In the past few decades attempts have been made to render the conduct of nonviolent struggle more strategic. Sometimes unfairly criticized as too utilitarian, these efforts have typically acknowledged the political and moral dimensions of conflict, while seeking to demonstrate that the strategic dimension is one on which the performance, and therefore the policy relevance, of nonviolent action might be dramatically improved. Such efforts have looked to contemporary or past cases of nonviolent struggle to identify "lessons" or "principles" of this technique of conflict, and many have appropriated terms and concepts from military strategic discourse as a means of problematizing the issues and tasks facing nonviolent strategists. It is argued that since conflict is an adversarial process with an indeterminate out come, it is therefore one in which the adversaries' skills and performance can have a positive or negative effect on the status of their goals. Strategic analysis is therefore a useful mode in which to consider nonviolent action.

An early effort in this vein was Sir Stephen King-Hall's Defence in the Nuclear Age, which argued that nonviolent resistance experiences of the 1940s should be built upon for future national defense purposes. He reasoned that if nonviolent action were to enjoy the forethought, strategic direction, and legitimacy that the state could provide, its net effectiveness would surely increase. The Strategy of Civilian Defence, edited by Adam Roberts and published in 1967, brought together much of the best thinking to date on the subject, including essays by the British military historian Sir Basil Liddell Hart and American strategist Thomas Schelling. Gene Sharp's work has been pivotal in establishing a conceptual schema with which to identify and understand the myriad factors that may affect the conduct of strategy. Building on Sharp, Ackerman and Kruegler have used a series of case studies to induce a set of principles for strategic nonviolent conflict. Boserup and Mack's War without Weapons made an important contribution by showing how classical military ideas like "offense," "defense," and "the objective," derived from the great theorists of war such as Carl Von Clausewitz, could be applied to nonviolent struggle.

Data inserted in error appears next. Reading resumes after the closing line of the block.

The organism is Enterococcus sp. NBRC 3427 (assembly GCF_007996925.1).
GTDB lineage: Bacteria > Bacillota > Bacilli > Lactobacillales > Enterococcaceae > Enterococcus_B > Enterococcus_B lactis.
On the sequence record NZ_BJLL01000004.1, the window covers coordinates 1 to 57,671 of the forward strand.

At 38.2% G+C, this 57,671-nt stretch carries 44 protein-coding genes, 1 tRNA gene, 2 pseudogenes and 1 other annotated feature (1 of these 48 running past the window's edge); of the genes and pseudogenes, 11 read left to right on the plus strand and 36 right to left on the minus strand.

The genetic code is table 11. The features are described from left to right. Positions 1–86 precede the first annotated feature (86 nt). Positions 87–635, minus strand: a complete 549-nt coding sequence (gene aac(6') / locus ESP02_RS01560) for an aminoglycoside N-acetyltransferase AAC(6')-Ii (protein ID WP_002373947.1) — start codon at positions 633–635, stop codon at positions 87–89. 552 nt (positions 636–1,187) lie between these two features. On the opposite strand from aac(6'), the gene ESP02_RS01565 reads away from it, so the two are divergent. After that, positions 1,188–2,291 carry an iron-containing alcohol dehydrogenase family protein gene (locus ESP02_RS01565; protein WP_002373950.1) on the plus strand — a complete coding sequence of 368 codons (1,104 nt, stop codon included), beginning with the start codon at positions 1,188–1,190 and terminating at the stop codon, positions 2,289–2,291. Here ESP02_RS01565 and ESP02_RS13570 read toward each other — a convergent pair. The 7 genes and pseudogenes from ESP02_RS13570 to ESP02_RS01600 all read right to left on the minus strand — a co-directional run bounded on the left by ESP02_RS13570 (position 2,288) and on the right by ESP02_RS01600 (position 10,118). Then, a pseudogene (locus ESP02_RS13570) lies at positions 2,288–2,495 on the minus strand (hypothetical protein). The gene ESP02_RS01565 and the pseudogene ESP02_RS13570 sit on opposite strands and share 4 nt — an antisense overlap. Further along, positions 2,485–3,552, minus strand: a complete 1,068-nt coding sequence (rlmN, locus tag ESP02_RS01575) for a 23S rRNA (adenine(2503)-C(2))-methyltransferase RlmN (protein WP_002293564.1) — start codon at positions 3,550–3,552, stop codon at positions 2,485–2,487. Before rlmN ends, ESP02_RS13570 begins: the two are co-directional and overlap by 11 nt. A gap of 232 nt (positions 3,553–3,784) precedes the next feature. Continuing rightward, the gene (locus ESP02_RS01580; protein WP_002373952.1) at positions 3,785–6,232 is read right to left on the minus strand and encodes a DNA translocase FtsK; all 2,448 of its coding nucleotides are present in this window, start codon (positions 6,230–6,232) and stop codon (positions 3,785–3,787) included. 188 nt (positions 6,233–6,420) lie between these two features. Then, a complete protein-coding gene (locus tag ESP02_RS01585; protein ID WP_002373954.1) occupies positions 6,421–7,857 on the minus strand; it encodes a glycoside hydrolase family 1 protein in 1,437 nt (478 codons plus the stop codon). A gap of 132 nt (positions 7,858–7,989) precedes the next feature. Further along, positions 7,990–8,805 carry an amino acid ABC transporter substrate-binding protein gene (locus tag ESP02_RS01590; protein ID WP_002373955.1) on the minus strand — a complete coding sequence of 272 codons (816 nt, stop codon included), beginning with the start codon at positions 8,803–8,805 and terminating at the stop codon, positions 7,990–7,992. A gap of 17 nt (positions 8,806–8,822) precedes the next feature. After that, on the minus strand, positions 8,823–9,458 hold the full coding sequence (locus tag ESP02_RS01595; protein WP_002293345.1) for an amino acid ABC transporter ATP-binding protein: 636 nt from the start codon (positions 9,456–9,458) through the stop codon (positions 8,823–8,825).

A fruitful argument persists regarding the degree to which the outcome of predominantly nonviolent struggles is likely to be determined by superior strategy as distinct from the conditions in and around which the fight is waged. Surely a violent protagonist who enjoys massively superior resources, many allies, a favorable geopolitical situation, and reliable military forces, can prevail at will regardless of the strategic acumen of a nonviolent challenger. On the other hand, we can see many cases in which nonviolent protagonists start from an objectively inferior position and yet make choices that enhance their position and ultimately lead them to victory.